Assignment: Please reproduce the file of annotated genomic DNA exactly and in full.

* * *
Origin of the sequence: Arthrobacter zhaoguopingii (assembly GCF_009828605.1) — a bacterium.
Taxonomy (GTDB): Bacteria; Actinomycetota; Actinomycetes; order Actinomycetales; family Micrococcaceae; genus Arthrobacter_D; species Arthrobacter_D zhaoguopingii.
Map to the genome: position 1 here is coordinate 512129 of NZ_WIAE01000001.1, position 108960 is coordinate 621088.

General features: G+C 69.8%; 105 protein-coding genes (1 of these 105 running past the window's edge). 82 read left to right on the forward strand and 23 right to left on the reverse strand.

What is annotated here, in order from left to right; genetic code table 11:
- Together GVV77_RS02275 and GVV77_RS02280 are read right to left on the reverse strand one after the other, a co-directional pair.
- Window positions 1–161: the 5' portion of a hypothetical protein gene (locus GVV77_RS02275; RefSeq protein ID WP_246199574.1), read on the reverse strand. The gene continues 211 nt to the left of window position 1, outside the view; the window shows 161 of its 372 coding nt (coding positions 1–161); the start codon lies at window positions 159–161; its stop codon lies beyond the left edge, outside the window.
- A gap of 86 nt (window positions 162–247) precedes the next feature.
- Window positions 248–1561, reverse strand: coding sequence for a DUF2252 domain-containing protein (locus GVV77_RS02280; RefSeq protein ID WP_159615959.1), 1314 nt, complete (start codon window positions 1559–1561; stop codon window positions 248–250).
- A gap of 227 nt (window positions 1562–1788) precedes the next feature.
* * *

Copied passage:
Origin of the sequence: Arthrobacter zhaoguopingii (assembly GCF_009828605.1) — a bacterium.
Taxonomy (GTDB): Bacteria; Actinomycetota; Actinomycetes; order Actinomycetales; family Micrococcaceae; genus Arthrobacter_D; species Arthrobacter_D zhaoguopingii.
Map to the genome: position 1 here is coordinate 512129 of NZ_WIAE01000001.1, position 108960 is coordinate 621088.

General features: G+C 69.8%; 105 protein-coding genes (1 of these 105 running past the window's edge). 82 read left to right on the forward strand and 23 right to left on the reverse strand.

What is annotated here, in order from left to right; genetic code table 11:
- Together GVV77_RS02275 and GVV77_RS02280 are read right to left on the reverse strand one after the other, a co-directional pair.
- Window positions 1–161: the 5' portion of a hypothetical protein gene (locus GVV77_RS02275; RefSeq protein ID WP_246199574.1), read on the reverse strand. The gene continues 211 nt to the left of window position 1, outside the view; the window shows 161 of its 372 coding nt (coding positions 1–161); the start codon lies at window positions 159–161; its stop codon lies beyond the left edge, outside the window.
- A gap of 86 nt (window positions 162–247) precedes the next feature.
- Window positions 248–1561, reverse strand: coding sequence for a DUF2252 domain-containing protein (locus GVV77_RS02280; RefSeq protein ID WP_159615959.1), 1314 nt, complete (start codon window positions 1559–1561; stop codon window positions 248–250).
- A gap of 227 nt (window positions 1562–1788) precedes the next feature.